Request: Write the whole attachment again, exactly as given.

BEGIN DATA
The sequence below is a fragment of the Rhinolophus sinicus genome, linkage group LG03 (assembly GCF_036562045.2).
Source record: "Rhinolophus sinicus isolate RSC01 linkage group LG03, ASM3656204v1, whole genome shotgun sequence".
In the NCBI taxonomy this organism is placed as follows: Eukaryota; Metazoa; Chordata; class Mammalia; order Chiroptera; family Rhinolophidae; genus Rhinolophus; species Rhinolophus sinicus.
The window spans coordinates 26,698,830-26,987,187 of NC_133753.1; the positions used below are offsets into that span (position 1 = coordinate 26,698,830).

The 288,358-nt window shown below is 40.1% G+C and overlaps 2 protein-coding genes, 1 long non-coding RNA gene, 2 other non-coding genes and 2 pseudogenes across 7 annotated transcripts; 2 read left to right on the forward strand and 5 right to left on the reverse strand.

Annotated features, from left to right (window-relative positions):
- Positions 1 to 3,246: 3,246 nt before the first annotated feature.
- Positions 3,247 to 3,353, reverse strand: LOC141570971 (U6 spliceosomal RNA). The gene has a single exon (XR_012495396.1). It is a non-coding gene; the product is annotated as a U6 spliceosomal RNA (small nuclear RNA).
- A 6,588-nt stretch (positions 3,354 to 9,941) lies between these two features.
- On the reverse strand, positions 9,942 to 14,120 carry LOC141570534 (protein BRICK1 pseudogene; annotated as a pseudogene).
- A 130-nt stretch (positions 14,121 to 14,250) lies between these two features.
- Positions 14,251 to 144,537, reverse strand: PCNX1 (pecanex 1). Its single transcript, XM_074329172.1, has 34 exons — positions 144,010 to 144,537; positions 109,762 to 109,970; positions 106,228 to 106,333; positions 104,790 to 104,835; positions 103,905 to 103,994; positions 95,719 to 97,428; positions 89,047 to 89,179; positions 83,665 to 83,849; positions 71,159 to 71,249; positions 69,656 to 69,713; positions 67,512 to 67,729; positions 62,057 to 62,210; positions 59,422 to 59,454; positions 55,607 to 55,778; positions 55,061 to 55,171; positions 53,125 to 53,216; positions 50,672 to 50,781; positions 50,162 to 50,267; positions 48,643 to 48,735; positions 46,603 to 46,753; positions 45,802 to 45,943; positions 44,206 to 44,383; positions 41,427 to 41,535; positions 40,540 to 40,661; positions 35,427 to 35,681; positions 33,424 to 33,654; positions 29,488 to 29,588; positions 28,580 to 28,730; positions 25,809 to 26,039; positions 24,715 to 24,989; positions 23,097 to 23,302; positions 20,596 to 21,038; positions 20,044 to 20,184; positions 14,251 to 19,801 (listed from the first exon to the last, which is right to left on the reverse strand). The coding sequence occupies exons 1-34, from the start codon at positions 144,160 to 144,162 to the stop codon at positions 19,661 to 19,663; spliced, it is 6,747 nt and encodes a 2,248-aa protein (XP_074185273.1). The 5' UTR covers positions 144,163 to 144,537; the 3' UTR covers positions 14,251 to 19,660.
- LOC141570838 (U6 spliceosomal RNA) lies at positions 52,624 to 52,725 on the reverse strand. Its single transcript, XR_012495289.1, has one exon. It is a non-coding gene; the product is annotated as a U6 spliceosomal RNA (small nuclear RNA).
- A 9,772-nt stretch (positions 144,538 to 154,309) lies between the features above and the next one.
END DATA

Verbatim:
The sequence below is a fragment of the Rhinolophus sinicus genome, linkage group LG03 (assembly GCF_036562045.2).
Source record: "Rhinolophus sinicus isolate RSC01 linkage group LG03, ASM3656204v1, whole genome shotgun sequence".
In the NCBI taxonomy this organism is placed as follows: Eukaryota; Metazoa; Chordata; class Mammalia; order Chiroptera; family Rhinolophidae; genus Rhinolophus; species Rhinolophus sinicus.
The window spans coordinates 26,698,830-26,987,187 of NC_133753.1; the positions used below are offsets into that span (position 1 = coordinate 26,698,830).

The 288,358-nt window shown below is 40.1% G+C and overlaps 2 protein-coding genes, 1 long non-coding RNA gene, 2 other non-coding genes and 2 pseudogenes across 7 annotated transcripts; 2 read left to right on the forward strand and 5 right to left on the reverse strand.

Annotated features, from left to right (window-relative positions):
- Positions 1 to 3,246: 3,246 nt before the first annotated feature.
- Positions 3,247 to 3,353, reverse strand: LOC141570971 (U6 spliceosomal RNA). The gene has a single exon (XR_012495396.1). It is a non-coding gene; the product is annotated as a U6 spliceosomal RNA (small nuclear RNA).
- A 6,588-nt stretch (positions 3,354 to 9,941) lies between these two features.
- On the reverse strand, positions 9,942 to 14,120 carry LOC141570534 (protein BRICK1 pseudogene; annotated as a pseudogene).
- A 130-nt stretch (positions 14,121 to 14,250) lies between these two features.
- Positions 14,251 to 144,537, reverse strand: PCNX1 (pecanex 1). Its single transcript, XM_074329172.1, has 34 exons — positions 144,010 to 144,537; positions 109,762 to 109,970; positions 106,228 to 106,333; positions 104,790 to 104,835; positions 103,905 to 103,994; positions 95,719 to 97,428; positions 89,047 to 89,179; positions 83,665 to 83,849; positions 71,159 to 71,249; positions 69,656 to 69,713; positions 67,512 to 67,729; positions 62,057 to 62,210; positions 59,422 to 59,454; positions 55,607 to 55,778; positions 55,061 to 55,171; positions 53,125 to 53,216; positions 50,672 to 50,781; positions 50,162 to 50,267; positions 48,643 to 48,735; positions 46,603 to 46,753; positions 45,802 to 45,943; positions 44,206 to 44,383; positions 41,427 to 41,535; positions 40,540 to 40,661; positions 35,427 to 35,681; positions 33,424 to 33,654; positions 29,488 to 29,588; positions 28,580 to 28,730; positions 25,809 to 26,039; positions 24,715 to 24,989; positions 23,097 to 23,302; positions 20,596 to 21,038; positions 20,044 to 20,184; positions 14,251 to 19,801 (listed from the first exon to the last, which is right to left on the reverse strand). The coding sequence occupies exons 1-34, from the start codon at positions 144,160 to 144,162 to the stop codon at positions 19,661 to 19,663; spliced, it is 6,747 nt and encodes a 2,248-aa protein (XP_074185273.1). The 5' UTR covers positions 144,163 to 144,537; the 3' UTR covers positions 14,251 to 19,660.
- LOC141570838 (U6 spliceosomal RNA) lies at positions 52,624 to 52,725 on the reverse strand. Its single transcript, XR_012495289.1, has one exon. It is a non-coding gene; the product is annotated as a U6 spliceosomal RNA (small nuclear RNA).
- A 9,772-nt stretch (positions 144,538 to 154,309) lies between the features above and the next one.